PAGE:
Wednesday, September 18, 2013

Peaks and Valleys

"Lindsay, listen. Listen to me," Cody said as he put his hands on my shoulders and tried to make eye contact with me under the bright moon in our backyard. "Life is made of peaks and valleys. We've been on a pretty high mountain for a long while now. This, this tonight, this is a valley. And we'll be ok. Together, we'll get out of it. This is life." He put his arms around me. My tears soaked his shirt. 

When Cody was 24 he packed up life as he knew it and moved 952 miles northeast. He didn't have family there, or good friends, but he had just accepted a job that would lead him from Stillwater, Oklahoma to East Lansing, Michigan. He got an Australian Shepherd puppy named Birdie and within one another they found trust, companionship and sheer joy in working cattle together. Birdie became a popular character at the MSU beef barn; everyone who knew the farm, knew good 'ol Birdie. Cody and Birdie faithfully - and with great fun - navigated eight years of bachelor life at Michigan State University.


Cody and Birdie on our wedding day

When I was 24 I started a journey of my own as I moved back to Indiana from Washington D.C., bought a house in the valley of Greens Fork and found a pup I named Dixie to accompany me in the cozy little home. We would visit BSG daily and I would carry her in the front pocket of my hooded sweatshirt. Dixie grew to be more faithful than she was obedient. She made messes and ran wild, but her friendly spirit and gentle heart were contagious. There was a time when I say with confidence that Dixie loved me more than I loved myself. What an incredibly patient companion to a young, single gal finding her way in the world.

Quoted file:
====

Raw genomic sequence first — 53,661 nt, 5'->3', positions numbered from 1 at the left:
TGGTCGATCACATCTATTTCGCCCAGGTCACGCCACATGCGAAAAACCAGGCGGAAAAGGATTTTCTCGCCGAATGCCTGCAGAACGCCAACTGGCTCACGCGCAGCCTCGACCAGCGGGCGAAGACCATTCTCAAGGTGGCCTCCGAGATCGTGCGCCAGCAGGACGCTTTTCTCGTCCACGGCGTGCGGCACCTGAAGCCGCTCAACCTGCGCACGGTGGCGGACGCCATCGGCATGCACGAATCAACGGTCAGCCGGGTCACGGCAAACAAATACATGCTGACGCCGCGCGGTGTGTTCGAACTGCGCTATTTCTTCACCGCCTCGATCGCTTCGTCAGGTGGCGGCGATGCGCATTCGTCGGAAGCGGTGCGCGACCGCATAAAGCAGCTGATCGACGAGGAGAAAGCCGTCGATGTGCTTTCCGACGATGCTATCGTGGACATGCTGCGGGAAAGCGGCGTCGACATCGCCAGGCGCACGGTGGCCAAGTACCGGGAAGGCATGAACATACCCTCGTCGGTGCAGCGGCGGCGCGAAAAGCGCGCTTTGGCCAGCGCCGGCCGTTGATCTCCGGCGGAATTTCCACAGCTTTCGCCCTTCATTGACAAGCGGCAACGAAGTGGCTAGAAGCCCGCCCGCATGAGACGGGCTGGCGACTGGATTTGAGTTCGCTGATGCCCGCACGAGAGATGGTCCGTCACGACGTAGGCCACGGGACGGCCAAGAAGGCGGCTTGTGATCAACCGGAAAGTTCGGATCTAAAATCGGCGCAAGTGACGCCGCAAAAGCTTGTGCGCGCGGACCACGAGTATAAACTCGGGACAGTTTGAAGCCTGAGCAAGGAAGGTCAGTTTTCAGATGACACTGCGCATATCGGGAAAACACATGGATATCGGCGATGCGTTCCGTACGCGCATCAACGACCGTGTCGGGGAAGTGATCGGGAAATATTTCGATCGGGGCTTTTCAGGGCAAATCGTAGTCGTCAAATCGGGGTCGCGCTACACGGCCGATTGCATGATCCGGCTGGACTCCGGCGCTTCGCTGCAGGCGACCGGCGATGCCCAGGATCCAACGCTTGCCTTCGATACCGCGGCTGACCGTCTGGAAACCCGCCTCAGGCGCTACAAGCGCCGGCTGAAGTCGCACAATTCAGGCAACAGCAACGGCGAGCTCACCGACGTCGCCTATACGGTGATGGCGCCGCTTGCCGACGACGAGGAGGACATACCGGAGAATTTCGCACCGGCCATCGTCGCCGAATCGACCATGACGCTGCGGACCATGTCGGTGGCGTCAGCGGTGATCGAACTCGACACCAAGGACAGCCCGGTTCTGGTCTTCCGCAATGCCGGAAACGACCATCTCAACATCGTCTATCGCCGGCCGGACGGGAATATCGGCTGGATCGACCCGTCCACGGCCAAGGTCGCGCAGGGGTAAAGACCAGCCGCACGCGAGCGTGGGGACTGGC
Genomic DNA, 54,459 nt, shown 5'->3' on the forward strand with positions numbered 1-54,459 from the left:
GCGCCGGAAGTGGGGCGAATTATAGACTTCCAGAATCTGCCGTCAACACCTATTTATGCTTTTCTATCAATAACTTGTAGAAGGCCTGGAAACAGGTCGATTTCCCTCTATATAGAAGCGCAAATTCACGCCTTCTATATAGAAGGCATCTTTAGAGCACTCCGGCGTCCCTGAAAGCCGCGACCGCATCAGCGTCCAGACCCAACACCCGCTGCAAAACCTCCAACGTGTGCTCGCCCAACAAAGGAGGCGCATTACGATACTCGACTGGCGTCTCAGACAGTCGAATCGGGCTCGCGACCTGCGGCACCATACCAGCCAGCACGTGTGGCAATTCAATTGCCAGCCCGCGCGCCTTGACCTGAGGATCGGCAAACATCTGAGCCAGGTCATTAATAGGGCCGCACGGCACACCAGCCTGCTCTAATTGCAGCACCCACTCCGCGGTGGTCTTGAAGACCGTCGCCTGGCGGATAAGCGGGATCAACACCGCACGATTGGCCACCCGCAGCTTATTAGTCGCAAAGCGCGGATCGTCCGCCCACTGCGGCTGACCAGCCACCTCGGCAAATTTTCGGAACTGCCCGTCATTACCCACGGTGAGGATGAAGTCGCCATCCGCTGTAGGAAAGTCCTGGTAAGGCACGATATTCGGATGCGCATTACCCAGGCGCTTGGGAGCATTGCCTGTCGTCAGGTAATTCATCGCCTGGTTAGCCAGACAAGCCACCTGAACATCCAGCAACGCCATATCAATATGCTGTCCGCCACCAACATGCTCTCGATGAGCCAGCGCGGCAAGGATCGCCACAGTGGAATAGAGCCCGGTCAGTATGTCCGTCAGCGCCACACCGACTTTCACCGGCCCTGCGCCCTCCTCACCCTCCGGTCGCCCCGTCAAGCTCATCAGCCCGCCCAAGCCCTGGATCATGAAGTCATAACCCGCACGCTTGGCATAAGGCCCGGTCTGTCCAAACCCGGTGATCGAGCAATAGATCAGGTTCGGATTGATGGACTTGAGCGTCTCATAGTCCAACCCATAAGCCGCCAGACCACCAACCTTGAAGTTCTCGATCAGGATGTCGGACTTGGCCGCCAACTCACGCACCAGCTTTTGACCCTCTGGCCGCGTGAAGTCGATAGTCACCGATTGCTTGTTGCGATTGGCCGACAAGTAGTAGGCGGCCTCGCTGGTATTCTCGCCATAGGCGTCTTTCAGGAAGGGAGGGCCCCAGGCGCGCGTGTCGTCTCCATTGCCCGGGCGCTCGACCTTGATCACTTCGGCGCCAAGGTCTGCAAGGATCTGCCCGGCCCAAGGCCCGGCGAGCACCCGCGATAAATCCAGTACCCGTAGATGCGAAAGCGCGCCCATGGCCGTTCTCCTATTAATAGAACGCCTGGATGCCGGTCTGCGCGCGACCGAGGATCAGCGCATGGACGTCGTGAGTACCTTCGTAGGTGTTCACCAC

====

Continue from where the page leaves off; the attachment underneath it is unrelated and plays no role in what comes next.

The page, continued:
From the age of 24 on, these two dogs have been an incredibly significant part of Cody and I's lives. When friends, jobs, relationships and time came and went, Birdie and Dixie remained a constant for each of us. 

Since we met, Birdie and Dixie have gone from acting like 14-year-old resentful step-sisters

to daily playmates. Yes, they're both having fun here. 

 And here, they're in timeout for nearly breaking a lamp. 

"If you have a dog, you will most likely outlive it; 
to get a dog is to open yourself to profound joy and, prospectively, 
to equally profound sadness." 
Marjorie Garber

Last night within minutes we lost both faithful pups, Birdie and Dixie, right in front of our house. Cody and I were able to stroke their ears, say goodbye and hold them in our arms along the roadside as they passed from one exciting life to the next. He and I have never known such a helpless, heart wrenching feeling.

Remember: Life, as Cody told me last night, is made of peaks and valleys. We get out of one to move on to the other. Always.

Birdie and Dixie spent most of their time together in Greens Fork, a tiny town nestled between two hills along the river. Quite often in this valley they chased the same squirrel, fought for the same piece of brisket and brought peace and familiarity to two newlyweds entering a whole new world together. They were playful and funny and really good dogs.

And at 7:00 this morning, instead of posting a blog as I have done consistently for over three years, Cody, Momma and I laid those pups to rest on top of the greatest peak we could find. Forever, they now rest under the beloved Growing Tree.

And I bet you didn't know, under that live oak, my favorite dog is buried in the yard

So now Cody and I work through this valley and 
with broken hearts we'll move on with our lives. 
We say farewell to our best animal friends, may they enjoy the greatest peak.

And dammit, I sure hope they realize there is more than one ham bone in heaven.


  1. Great post - so sorry to hear this though ...

  2. I am sorry for your loss. Pets are family and they bring a lot of love and laughter into our lives.